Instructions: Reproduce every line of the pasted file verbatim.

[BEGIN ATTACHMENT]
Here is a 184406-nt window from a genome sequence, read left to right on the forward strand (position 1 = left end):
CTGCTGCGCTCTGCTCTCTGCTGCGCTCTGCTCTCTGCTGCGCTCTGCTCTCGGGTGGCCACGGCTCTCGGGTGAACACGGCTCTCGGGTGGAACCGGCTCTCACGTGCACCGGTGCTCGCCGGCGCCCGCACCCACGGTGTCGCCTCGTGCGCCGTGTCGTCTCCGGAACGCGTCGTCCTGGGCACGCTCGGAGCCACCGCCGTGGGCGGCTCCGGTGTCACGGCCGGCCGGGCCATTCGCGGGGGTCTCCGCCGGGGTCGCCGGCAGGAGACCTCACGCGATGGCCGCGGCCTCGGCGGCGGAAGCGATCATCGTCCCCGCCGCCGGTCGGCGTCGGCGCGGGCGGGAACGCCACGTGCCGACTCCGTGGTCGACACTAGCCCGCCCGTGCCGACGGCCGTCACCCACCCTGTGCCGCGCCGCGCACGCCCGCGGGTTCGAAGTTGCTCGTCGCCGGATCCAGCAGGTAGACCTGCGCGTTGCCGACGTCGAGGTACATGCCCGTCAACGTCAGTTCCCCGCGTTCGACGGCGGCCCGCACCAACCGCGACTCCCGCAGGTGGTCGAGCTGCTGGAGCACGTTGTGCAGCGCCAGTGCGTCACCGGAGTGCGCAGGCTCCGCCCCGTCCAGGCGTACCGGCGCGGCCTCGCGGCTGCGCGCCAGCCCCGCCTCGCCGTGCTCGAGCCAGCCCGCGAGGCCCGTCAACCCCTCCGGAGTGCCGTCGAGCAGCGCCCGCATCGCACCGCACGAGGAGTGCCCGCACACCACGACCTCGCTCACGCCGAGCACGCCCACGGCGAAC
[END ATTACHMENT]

Here is a 184406-nt window from a genome sequence, read left to right on the forward strand (position 1 = left end):
CTGCTGCGCTCTGCTCTCTGCTGCGCTCTGCTCTCTGCTGCGCTCTGCTCTCGGGTGGCCACGGCTCTCGGGTGAACACGGCTCTCGGGTGGAACCGGCTCTCACGTGCACCGGTGCTCGCCGGCGCCCGCACCCACGGTGTCGCCTCGTGCGCCGTGTCGTCTCCGGAACGCGTCGTCCTGGGCACGCTCGGAGCCACCGCCGTGGGCGGCTCCGGTGTCACGGCCGGCCGGGCCATTCGCGGGGGTCTCCGCCGGGGTCGCCGGCAGGAGACCTCACGCGATGGCCGCGGCCTCGGCGGCGGAAGCGATCATCGTCCCCGCCGCCGGTCGGCGTCGGCGCGGGCGGGAACGCCACGTGCCGACTCCGTGGTCGACACTAGCCCGCCCGTGCCGACGGCCGTCACCCACCCTGTGCCGCGCCGCGCACGCCCGCGGGTTCGAAGTTGCTCGTCGCCGGATCCAGCAGGTAGACCTGCGCGTTGCCGACGTCGAGGTACATGCCCGTCAACGTCAGTTCCCCGCGTTCGACGGCGGCCCGCACCAACCGCGACTCCCGCAGGTGGTCGAGCTGCTGGAGCACGTTGTGCAGCGCCAGTGCGTCACCGGAGTGCGCAGGCTCCGCCCCGTCCAGGCGTACCGGCGCGGCCTCGCGGCTGCGCGCCAGCCCCGCCTCGCCGTGCTCGAGCCAGCCCGCGAGGCCCGTCAACCCCTCCGGAGTGCCGTCGAGCAGCGCCCGCATCGCACCGCACGAGGAGTGCCCGCACACCACGACCTCGCTCACGCCGAGCACGCCCACGGCGAAC